Chelsea youngster Callum Hudson-Odoi was the “only” player Bayern Munich wanted to sign in January, according to club CEO Karl-Heinz Rummenigge.Bayern made no secret of their desire to sign Hudson-Odoi, with the 18-year-old winger reportedly frustrated by a lack of opportunities for Chelsea in the Premier League.An Under-17 World Cup winner with England in 2017, Hudson-Odoi is very highly rated by Chelsea and they are said to have rebuffed several bids for him from Bayern. Article continues below Editors’ Picks ‘There is no creativity’ – Can Solskjaer get Man Utd scoring freely again? ‘Everyone legged it on to the pitch!’ – How Foden went from Man City superfan to future superstar Emery out of jail – for now – as brilliant Pepe papers over Arsenal’s cracks What is Manchester United’s ownership situation and how would Kevin Glazer’s sale of shares affect the club? The final offer Bayern are reported to have lodged was worth around £35 million ($46m), but Chelsea have dug their heels in regarding any deal, adamant he will not be leaving.Maurizio Sarri said he had been assured the club would not approve a sale of Hudson-Odoi, and as such Bayern sporting director Hasan Salihamidzic has been left disappointed.Speaking at a news conference on Thursday, Rummenigge said: “The only one Hasan would have liked to buy was this player [Hudson-Odoi] from Chelsea.”I have to say that he nearly fell in love with this player and his qualities. All the other things [stories about transfer links with other players] were rumours.”We don’t have any demand on these positions for the second half of the season. This is a topic for the future. We’ll handle it in the next months and will decide.”I won’t deny that they [Chelsea] didn’t like this so much [Bayern’s open pursuit of Hudson-Odoi], but don’t forget that you have to give a signal to the young player [that you want him].”There was no personal contact with the player because this is not permitted. I think that was noticed. The player had to have a signal that Bayern is standing completely behind him.”5 – Callum Hudson-Odoi has been directly involved in five goals in his last five starts for Chelsea in all competitions (2 goals, 3 assists). Talent. #CHESHW pic.twitter.com/2Dd4qlfIzy — OptaJoe (@OptaJoe) January 27, 2019 Rummenigge added that with the United Kingdom’s messy exit from the European Union to come, that political context could have more implication for the nation’s players.”I think the English are just finding out that the young players like Sancho in Dortmund or Reiss Nelson in Hoffenheim certainly have qualities that you can use in your own country,” he explained.”Now you have to wait and see how the Brexit affects English football. There are still transfers to be expected. So I think the English are more likely to try and close the door. ” And the CEO was ambiguous on the future of James Rodriguez, while making clear his admiration for the unsettled Colombian. “Basically, this is a super player with perhaps the best left foot in the entire Bundesliga. He proved that, especially in the last year in the second half of the season under Jupp Heynckes. We all wish James regularly on the pitch, but that’s what the coach has to decide whom to trust,” Rummenigge said. “I have to say honestly, I really like the player. We all know in the club what he has for qualities. However, at the end of the day it is also important that this is the best decision for him and for us. As stated, I come out as a big fan of James.”Earlier on Thursday, the club chief had revealed that with their interest in Hudson-Odoi thwarted, Bayern would not be making any further moves in the January window.”I spoke to Hasan [Salihamidzic] at 15.30, to ask if we will do anything. He answered ‘no’,” he stated.”Even without Hudson-Odoi we now have five wingers, so we can get through to the end of the season.”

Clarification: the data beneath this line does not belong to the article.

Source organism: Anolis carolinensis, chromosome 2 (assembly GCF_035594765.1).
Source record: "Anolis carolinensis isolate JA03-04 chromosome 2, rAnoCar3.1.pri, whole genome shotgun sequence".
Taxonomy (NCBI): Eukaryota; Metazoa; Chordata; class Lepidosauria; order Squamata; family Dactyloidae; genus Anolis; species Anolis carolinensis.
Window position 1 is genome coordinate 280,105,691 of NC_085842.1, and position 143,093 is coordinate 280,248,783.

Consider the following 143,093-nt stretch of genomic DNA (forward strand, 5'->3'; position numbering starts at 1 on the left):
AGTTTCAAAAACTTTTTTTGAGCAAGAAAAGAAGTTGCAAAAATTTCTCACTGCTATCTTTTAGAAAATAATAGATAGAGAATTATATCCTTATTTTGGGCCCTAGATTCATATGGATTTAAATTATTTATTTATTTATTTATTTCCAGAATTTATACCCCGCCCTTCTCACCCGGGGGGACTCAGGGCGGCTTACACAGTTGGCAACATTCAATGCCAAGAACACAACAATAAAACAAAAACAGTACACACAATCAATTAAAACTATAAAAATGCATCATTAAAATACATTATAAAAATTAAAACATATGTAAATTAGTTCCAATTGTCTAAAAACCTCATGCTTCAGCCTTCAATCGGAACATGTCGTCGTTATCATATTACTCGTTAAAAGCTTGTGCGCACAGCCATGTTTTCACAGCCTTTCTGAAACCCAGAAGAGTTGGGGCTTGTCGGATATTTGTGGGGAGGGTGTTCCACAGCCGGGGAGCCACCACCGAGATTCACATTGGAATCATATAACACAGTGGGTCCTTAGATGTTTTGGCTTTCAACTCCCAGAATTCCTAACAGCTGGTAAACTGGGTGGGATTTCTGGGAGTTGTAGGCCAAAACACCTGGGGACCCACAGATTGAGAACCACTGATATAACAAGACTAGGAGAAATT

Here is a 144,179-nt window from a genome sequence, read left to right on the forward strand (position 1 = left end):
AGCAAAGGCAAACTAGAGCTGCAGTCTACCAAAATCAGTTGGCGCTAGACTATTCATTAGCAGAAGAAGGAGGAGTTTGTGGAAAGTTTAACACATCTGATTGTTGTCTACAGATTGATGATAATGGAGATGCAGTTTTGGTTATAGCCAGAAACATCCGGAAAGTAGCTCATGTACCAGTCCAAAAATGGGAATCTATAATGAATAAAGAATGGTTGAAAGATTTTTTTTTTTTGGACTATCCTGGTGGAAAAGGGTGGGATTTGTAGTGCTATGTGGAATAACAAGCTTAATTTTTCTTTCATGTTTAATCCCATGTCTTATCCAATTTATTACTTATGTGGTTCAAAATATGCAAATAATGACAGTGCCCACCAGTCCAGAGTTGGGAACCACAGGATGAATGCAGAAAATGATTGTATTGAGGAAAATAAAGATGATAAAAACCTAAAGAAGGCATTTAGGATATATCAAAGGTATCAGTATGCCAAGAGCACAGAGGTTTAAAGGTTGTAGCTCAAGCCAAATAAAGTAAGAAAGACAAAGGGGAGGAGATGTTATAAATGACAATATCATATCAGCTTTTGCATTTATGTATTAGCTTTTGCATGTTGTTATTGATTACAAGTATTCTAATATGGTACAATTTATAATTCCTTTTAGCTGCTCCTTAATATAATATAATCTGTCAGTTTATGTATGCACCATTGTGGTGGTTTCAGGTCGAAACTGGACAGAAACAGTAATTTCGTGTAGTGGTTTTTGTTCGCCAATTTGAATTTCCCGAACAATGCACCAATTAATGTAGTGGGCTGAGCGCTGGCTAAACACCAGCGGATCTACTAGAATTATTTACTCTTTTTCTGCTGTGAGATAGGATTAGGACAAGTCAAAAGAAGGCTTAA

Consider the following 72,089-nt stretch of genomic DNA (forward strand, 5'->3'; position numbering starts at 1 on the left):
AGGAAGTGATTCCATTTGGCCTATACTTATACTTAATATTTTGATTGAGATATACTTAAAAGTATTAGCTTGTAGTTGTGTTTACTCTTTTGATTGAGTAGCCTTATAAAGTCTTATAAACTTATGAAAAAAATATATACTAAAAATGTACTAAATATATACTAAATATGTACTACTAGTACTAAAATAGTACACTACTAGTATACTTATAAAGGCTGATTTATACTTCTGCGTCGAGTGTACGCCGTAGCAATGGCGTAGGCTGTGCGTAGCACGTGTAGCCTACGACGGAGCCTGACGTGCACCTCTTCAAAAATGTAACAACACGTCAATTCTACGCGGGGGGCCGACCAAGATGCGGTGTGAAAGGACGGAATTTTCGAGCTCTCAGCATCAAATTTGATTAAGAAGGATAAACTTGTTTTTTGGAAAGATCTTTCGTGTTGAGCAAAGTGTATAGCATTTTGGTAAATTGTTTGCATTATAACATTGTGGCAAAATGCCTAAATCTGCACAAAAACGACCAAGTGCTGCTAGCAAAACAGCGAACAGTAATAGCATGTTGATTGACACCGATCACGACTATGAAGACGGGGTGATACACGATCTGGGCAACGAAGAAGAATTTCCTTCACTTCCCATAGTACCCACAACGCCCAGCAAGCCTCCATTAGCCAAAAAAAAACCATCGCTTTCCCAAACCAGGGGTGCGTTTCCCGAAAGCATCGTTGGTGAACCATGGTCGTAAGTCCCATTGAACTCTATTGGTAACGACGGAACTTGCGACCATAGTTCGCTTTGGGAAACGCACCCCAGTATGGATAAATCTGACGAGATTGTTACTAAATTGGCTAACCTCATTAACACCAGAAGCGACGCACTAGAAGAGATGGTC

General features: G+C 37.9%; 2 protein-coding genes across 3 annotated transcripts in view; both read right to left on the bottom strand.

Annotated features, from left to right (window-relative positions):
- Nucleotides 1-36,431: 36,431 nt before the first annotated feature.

the fund applies to eligible costs such as labour, goods or services purchased from a Nova Scotia–based supplier when an application is approved, NSBI issues a commitment letter which can be used for bank financing. When the applicant enters the official incentive agreement, the agreement can also be used for the financing process once a production is approved for a funding commitment, the funds are placed in reserve when the production is complete the applicant submits a final claim to NSBI for processing and disbursement all applications and claims are processed and approved by NSBI To learn more about the application process, eligible costs and guidelines, go to Nova Scotia Film and Television Production Incentive Fund at www.nsbi.ca. Quick facts: Nova Scotia Business Inc. (NSBI) has announced six newly approved productions through the Nova Scotia Film and Television Production Incentive Fund today, Sept. 25. A TV series, Stand & Deliver, produced by Winter Light Productions Limited, has been approved for a funding commitment of $220,100 based on eligible Nova Scotia expenditure of $710,000. A TV series, Haunted II, produced by Winter Light Productions Limited, has been approved for a funding commitment of $243,200 based on eligible Nova Scotia expenditure of $760,000. A documentary, Afghanistan – The Exit Interviews, produced by Exit Interview Productions Inc., has been approved for a funding commitment of $142,335 based on eligible Nova Scotia expenditure of $482,490. A TV series, City Farmers – Urban Homesteading, produced by City Chicken Productions Inc., has been approved for a funding commitment of $151,562 based on eligible Nova Scotia expenditure of $505,206. A TV series, Field to Fork, produced by Clerisy Farm Productions Inc., has been approved for a funding commitment of $161,574 based on eligible Nova Scotia expenditure of $521,207. A documentary, Two Lives, Four Strings, produced by Four Strings Productions Inc., has been approved for a funding commitment of $146,054 based on eligible Nova Scotia expenditure of $471,143. More details about productions approved for incentives through the Nova Scotia Film and Television Production Incentive Fund are available on the NSBI website at www.nsbi.ca/filmfunding.
The Church of England has called on parliamentary candidates not to “exploit the faith” of their opponents during the General Election. In a joint letter the Archbishops of Canterbury and York told Church of England members that “the religious faith of any election candidate should not be treated by opponents as a vulnerability to be exploited”. The letter said: “We look forward to a media and political climate where all candidates can feel confident that they can be open about the impact of their faith on their vocation to public service.”Last month Liberal Democrat leader Tim Farron, who is an evangelical Christian, was questioned on his views about homosexuality on Channel 4 News, and refused to clarify his position on whether gay sex was a sin. Last week he told the BBC: “I don’t believe gay sex is a sin.“I take the view that as a political leader though my job is not to pontificate on theological matters.”The Archbishops also alluded to concerns about immigration. The letter said: “Offering a generous and hospitable welcome to refugees and migrants is a vital expression of our common humanity, but it is not without cost and we should not be deaf to the legitimate concerns that have been expressed about the scale of population flows and the differential impact it has on different parts of society.” Want the best of The Telegraph direct to your email and WhatsApp? Sign up to our free twice-daily Front Page newsletter and new audio briefings. In 2015 the Archbishops’ letter was criticised by Conservative MP Nadine Dorries for a message which she said was “left-wing leaning”.The letter condemned inequality as “evil” and said Britain had been “dominated” by “rampant consumerism and individualism” since the Thatcher era. This year’s message celebrates “marriage, the family and the household” as “foundations for a good society” and encourages Christians to “set aside apathy and cynicism and to participate, and encourage others to do the same.” They also said religion may have the answer to the growing threat of extremism, adding that politicians “must also recognise that solutions will not be found simply in further secularisation of the public realm. Mainstream religious communities have a central role to play.”